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Ancient village questions belief that Jewish fled

Discovery of an ancient village just outside Jerusalem has brought into question one of the strongest images of biblical times the wholesale flight of Jews running for their lives after the Roman destruction of the Jewish Temple in Jerusalem in 70 AD Just beneath the main road leading north from Jerusalem, archaeologists have found the walls of houses in a well-planned community that existed after the temple?s destruction.

india Updated: Jan 05, 2006 13:56 IST

Discovery of an ancient village just outside Jerusalem has brought into question one of the strongest images of biblical times the wholesale flight of Jews running for their lives after the Roman destruction of the Jewish Temple in Jerusalem in 70 AD Just beneath the main road leading north from Jerusalem, archaeologists have found the walls of houses in a well-planned community that existed after the temple’s destruction.

It might lead to rewriting the history books if it was really Jewish. But at least one expert isn’t sure it was. The discovery of stone vessels indicate Jews in the village continued to live by religious purity laws after 70 AD, said Debbie Sklar-Parnes, of the Israel Antiquities Authority, who is overseeing the dig.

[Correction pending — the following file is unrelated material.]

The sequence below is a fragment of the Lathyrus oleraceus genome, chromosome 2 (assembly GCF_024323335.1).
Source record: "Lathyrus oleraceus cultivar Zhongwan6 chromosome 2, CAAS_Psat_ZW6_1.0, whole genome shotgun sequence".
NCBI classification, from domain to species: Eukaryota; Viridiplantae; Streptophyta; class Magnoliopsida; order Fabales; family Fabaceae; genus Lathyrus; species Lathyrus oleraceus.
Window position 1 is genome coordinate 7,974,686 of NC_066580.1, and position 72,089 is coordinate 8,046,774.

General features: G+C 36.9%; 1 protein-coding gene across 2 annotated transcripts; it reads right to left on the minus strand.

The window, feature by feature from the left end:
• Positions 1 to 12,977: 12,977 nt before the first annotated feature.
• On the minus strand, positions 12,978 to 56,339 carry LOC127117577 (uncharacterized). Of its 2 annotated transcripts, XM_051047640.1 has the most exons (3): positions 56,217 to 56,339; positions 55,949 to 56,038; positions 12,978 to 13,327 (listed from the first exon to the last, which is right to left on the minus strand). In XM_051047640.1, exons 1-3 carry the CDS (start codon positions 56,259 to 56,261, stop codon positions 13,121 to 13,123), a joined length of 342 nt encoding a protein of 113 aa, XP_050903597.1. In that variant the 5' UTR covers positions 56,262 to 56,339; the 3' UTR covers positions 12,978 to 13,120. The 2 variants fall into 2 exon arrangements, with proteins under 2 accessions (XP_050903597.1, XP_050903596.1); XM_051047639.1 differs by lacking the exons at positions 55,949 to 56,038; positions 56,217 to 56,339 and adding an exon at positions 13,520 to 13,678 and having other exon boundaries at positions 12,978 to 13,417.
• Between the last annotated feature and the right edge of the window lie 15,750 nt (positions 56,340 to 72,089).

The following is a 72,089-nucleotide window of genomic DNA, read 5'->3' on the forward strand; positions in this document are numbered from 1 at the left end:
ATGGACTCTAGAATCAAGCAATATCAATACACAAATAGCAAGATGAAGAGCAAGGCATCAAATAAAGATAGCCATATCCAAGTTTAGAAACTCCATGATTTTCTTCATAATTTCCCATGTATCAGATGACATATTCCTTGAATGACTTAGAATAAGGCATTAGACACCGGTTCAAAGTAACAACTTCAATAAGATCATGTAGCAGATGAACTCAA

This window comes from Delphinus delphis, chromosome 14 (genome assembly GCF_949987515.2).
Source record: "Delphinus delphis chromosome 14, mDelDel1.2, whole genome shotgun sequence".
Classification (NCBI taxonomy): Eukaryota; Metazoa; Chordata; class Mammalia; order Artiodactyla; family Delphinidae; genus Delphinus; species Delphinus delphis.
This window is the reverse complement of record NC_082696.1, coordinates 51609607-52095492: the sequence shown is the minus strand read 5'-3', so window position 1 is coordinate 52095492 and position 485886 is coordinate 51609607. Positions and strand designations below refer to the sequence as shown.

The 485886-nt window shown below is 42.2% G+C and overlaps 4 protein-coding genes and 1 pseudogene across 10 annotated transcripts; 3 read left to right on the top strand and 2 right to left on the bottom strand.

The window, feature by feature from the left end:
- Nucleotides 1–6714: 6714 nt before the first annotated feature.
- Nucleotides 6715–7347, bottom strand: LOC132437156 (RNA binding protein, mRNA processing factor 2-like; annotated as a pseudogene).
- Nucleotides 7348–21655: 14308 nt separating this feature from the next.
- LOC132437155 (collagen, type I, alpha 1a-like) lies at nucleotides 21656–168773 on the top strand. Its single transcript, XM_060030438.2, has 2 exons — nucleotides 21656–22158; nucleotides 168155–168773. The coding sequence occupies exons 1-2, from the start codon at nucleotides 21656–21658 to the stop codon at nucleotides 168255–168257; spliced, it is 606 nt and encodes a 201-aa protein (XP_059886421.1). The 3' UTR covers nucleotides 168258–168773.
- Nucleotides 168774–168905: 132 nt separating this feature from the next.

This is the first evidence that Jews lived so close to Jerusalem about 1.5 kilometers away after the destruction of the Second Temple, Sklar-Parnes said. Archaeologists used pottery and coins found at the site to estimate that people lived there from around 70 to 132 AD, when the Romans crushed a second Jewish revolt.

About 30 Palestinian workers for the Israel Antiquities Authority some of them sent to dig here by the government instead of collecting unemployment uncovered and brushed dust off 2,000-year-old glass jewelry, bronze coins and stone vases in the hole carved out in the middle of the road as cars whizzed by. “We were surprised to find such a massive settlement,” Sklar-Parnes said. She estimated the village covered between three and four acres.

She said it is impossible to tell if the settlement was built before or after the destruction of the temple, though life continued there after 70 AD. But Hebrew University historian Lee Levine questioned whether the village was actually Jewish. During the years of the settlement, most historians believe observant Jews no longer used wine made by non-Jews.

And assuming the settlement existed before the destruction of the temple, it is unusual there were no ritual baths, which were tied directly to temple rituals, Levine added.

First Published: Jan 05, 2006 13:40 IST